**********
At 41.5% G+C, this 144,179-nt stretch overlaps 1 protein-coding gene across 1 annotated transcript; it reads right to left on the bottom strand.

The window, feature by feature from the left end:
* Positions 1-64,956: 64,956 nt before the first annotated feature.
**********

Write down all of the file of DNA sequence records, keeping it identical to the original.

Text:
At 41.5% G+C, this 144,179-nt stretch overlaps 1 protein-coding gene across 1 annotated transcript; it reads right to left on the bottom strand.

The window, feature by feature from the left end:
* Positions 1-64,956: 64,956 nt before the first annotated feature.